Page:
So how did this happen? The government looked for a ‘one-size-fits-all’ solution because they wanted to announce it with the first red zone decisions. It’s part of a clever narrative to make it look like they are decisive and helping people move on. But the fact that over three-quarters of the people are taking Option 2, would suggest that the offer is leaving many people between a rock and a hard place. The three month extension the government has had to provide for the so-called voluntary offer is testament to the difficulties that people are facing.
These are elderly people, who don’t know what to do; some whose sons and daughters have been to lawyers and there are others who have grouped together to find answers to the questions. Brooklands includes people in all groups. And then I read that someone who used to tell the children of this country to ‘stay cool till after school’ cannot himself stay cool after listening people talk about their problems – it is then I know the under-currents of anxiety and stress are running deep.
Olly Ohlson nailed it when he said that the rest of New Zealand is unaware of what is happening here and that is because there has been a government controlled spin around the red zone decisions and the red zone offer. The people of New Zealand have been given a narrative about what is happening and they believe it.
I congratulate Olly for speaking out – I know full well the consequences of doing that – especially when you use your own place as an example. But somehow bulling Olly Ohlson is going to be a bit harder than bullying a politician.
I agree with Olly when he says that the way red-zoned people are being treated by this Government is a crime and should not go unchallenged. I hope that the legal opinion will help people realise that there is more than one side to this story and that the government has not been as transparent as it should have been.
Finally there is the issue of the value of the land. Out here there is a real discrepancy as to when the valuations were first done and how well the sections were marketed as each sub-division was released. There is a need to challenge this, as EQC has obligations under its legislation and the legal opinion touches on this as well.
So let me remind you again of what John Key promised outside this hall on the 12th September 2010. He was answering a question about what happens when the land cannot be rebuilt:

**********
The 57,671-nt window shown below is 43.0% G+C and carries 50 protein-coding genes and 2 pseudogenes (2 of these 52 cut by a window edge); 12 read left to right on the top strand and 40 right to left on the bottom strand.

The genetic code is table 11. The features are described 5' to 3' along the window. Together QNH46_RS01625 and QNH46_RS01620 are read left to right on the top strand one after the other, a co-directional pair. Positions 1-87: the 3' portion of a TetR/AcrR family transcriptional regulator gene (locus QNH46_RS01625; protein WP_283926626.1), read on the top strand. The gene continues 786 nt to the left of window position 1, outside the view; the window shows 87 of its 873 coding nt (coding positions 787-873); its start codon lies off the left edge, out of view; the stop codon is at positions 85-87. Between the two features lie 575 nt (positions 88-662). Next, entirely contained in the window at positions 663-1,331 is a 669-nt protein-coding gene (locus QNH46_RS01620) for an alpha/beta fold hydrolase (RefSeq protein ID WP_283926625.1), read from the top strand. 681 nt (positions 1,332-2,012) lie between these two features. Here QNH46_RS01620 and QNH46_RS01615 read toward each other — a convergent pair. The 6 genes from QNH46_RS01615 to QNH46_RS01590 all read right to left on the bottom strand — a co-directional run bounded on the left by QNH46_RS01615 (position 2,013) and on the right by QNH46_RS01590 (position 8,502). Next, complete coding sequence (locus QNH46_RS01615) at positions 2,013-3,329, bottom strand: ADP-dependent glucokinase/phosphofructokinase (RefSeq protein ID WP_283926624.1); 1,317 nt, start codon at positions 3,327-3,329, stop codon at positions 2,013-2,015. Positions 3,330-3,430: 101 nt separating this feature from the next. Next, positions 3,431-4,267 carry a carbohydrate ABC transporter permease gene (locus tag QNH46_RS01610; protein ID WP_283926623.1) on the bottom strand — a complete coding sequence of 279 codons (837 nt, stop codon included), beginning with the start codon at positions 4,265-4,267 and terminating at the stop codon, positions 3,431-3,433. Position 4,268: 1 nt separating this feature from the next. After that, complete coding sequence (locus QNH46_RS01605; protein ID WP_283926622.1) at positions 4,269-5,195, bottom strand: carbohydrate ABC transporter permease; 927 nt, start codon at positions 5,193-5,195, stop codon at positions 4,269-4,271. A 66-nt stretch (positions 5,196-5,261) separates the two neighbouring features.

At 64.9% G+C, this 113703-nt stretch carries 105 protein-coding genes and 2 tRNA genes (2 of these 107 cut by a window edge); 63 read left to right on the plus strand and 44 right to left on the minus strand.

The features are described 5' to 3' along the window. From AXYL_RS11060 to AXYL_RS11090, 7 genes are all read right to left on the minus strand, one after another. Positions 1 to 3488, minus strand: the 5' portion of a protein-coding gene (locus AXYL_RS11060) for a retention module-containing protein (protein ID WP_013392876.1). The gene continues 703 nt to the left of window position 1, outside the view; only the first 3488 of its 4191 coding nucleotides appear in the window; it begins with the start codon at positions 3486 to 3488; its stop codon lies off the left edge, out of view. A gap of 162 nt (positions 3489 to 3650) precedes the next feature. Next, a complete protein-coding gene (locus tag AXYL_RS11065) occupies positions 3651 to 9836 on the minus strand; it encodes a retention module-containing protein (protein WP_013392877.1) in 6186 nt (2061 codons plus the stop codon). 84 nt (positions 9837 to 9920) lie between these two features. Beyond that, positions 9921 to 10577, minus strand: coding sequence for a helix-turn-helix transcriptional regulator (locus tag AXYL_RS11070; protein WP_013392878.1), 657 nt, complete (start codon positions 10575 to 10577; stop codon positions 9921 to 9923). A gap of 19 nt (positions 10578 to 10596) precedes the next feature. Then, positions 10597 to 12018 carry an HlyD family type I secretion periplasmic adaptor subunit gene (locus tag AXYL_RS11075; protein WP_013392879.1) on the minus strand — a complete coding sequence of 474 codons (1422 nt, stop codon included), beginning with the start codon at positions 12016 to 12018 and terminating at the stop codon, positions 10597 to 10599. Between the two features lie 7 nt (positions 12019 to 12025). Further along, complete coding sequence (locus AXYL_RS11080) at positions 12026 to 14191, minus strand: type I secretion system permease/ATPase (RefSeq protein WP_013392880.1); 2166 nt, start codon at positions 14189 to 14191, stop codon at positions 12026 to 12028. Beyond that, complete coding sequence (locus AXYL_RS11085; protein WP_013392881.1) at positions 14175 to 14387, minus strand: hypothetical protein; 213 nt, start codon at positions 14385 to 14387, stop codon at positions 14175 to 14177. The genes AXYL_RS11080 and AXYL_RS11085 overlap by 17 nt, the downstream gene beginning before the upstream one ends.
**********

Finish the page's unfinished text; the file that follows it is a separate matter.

“So properties that cant be built on who covers that cost? Right Ok. …. (He then gave acomment about the impact of liquefaction and the fact that this didn’t mean the land couldn’t be rebuilt and goes on to say)…If however they can’t be built on EQC rules are that they pay out. They are complex but they do pay out on the land.
And what we need to do once we get a handle on how many houses can’t be rebuilt and what the compensation is for your land and then the government is going to go away and have a look and see if there is a difference what that difference is and what we might do about it. We’re working our way through it. The number of houses that can’t be rebuilt on those sections we think is relatively small but obviously that can change but that is one issue we are acutely aware of.”
They may have been acutely aware of this issue back then, but now they are just trying to bury it. If people are to make an informed choice, they are entitled to know what all the choices are and what the potential consequences may be.
How can you choose Option 1 if you don’t know what the insurer is legally obliged to provide under the policy and what EQC is required to pay to cash settle the land? And how can you choose Option 2 if you don’t know that EQC figure. And how can you choose either if you don’t know what would happen if you don’t take the voluntary offer – veiled threats about compulsory acquisition which may mean less money haven’t hit the headlines, because those sorts of threats don’t suit the narrative of helping people move on. But compulsory acquisition is when people can challenge the government in court. Perhaps that’s why they don’t want to go near a court now, because the court might uncover what has really been going on behind the scenes.
I am sorry that I have not got more news today. But at last the media are starting to unravel the spin and tell the real story. And Brooklands is lucky that Olly Ohlson decided to move here all those years ago – because people are starting to listen.